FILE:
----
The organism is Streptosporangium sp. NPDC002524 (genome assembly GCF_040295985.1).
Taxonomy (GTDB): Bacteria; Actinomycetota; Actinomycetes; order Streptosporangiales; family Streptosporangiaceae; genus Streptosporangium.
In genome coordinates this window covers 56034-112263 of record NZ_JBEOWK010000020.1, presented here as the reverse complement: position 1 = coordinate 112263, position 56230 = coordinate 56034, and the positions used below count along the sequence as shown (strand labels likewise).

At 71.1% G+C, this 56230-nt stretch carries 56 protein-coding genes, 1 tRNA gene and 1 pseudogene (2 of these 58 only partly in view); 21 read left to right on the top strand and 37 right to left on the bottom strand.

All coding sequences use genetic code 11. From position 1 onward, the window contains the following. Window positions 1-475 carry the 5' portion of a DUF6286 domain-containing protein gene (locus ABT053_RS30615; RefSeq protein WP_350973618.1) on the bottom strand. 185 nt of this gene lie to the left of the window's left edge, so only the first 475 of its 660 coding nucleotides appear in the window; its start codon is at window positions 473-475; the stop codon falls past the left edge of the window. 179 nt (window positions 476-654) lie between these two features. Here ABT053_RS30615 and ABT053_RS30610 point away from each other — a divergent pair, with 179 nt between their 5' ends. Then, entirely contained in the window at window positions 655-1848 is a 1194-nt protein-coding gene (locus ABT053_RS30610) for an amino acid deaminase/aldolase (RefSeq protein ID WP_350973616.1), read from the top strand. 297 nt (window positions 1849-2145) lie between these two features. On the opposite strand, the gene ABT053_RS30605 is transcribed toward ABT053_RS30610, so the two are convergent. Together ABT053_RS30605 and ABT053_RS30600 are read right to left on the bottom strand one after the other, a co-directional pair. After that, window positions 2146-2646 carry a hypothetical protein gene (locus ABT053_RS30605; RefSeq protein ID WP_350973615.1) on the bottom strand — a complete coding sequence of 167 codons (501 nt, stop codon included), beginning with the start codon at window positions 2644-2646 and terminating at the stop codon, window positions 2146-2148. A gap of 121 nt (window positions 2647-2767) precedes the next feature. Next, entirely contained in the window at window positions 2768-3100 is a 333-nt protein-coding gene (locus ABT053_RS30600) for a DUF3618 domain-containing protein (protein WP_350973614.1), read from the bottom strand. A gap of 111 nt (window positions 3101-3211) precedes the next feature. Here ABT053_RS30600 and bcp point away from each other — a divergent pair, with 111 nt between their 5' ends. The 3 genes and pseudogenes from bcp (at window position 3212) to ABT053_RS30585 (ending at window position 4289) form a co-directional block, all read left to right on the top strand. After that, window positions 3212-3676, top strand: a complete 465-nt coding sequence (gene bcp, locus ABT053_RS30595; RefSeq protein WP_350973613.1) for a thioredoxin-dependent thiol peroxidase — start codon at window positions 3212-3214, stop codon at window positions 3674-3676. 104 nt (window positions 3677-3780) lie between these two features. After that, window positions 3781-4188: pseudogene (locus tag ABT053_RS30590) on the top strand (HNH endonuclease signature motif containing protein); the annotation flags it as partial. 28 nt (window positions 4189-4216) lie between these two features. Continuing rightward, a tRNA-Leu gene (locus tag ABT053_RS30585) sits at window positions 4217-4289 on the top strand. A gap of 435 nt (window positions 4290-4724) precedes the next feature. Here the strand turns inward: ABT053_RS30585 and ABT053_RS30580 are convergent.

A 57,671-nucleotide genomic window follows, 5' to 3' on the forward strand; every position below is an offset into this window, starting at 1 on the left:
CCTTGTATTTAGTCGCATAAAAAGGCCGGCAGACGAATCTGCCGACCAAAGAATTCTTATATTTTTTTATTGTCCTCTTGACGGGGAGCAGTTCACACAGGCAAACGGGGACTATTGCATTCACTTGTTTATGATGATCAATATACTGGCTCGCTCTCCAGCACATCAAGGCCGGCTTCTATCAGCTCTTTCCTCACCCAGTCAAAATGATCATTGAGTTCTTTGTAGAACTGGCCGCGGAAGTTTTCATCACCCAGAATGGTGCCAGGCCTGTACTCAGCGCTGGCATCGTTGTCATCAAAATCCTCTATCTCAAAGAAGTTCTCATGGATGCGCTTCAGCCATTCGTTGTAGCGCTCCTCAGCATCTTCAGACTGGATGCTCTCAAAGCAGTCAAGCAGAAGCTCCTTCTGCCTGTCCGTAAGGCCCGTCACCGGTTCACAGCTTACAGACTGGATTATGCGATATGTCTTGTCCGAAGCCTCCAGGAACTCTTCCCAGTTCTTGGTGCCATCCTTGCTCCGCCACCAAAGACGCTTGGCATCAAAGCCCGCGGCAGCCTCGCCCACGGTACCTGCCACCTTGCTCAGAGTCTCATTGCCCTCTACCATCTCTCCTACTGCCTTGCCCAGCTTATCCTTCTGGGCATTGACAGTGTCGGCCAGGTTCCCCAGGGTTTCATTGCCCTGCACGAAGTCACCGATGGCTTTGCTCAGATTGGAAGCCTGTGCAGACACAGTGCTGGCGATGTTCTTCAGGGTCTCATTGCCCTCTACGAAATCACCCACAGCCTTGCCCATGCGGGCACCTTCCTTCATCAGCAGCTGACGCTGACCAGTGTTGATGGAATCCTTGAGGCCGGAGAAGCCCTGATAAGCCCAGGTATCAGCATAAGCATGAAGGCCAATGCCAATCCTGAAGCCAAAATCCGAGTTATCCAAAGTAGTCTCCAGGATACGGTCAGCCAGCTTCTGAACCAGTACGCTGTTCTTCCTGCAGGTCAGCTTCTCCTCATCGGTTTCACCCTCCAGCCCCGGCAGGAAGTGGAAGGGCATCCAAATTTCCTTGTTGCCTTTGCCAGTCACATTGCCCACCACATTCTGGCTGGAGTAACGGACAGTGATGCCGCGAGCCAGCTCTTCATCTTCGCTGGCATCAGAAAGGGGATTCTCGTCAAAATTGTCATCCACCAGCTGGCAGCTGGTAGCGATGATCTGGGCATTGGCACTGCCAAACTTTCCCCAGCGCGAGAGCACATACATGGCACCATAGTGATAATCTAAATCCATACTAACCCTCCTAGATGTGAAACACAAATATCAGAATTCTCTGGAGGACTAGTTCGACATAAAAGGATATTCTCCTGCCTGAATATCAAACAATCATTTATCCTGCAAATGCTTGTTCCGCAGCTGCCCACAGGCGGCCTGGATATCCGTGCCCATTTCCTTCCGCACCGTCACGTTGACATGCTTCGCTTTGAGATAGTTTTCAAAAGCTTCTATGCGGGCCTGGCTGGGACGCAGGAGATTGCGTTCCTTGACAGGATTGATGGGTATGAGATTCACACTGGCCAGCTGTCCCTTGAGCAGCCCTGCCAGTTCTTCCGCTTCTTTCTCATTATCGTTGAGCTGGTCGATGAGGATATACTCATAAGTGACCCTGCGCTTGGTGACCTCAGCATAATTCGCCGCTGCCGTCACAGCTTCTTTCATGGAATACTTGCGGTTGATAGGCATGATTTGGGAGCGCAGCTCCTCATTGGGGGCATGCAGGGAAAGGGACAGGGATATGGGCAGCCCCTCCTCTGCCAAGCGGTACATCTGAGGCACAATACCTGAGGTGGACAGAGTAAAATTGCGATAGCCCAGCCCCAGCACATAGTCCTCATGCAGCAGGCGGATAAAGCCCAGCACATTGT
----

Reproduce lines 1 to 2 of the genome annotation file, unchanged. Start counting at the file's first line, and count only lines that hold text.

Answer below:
The organism is Streptosporangium sp. NPDC002524 (genome assembly GCF_040295985.1).
Taxonomy (GTDB): Bacteria; Actinomycetota; Actinomycetes; order Streptosporangiales; family Streptosporangiaceae; genus Streptosporangium.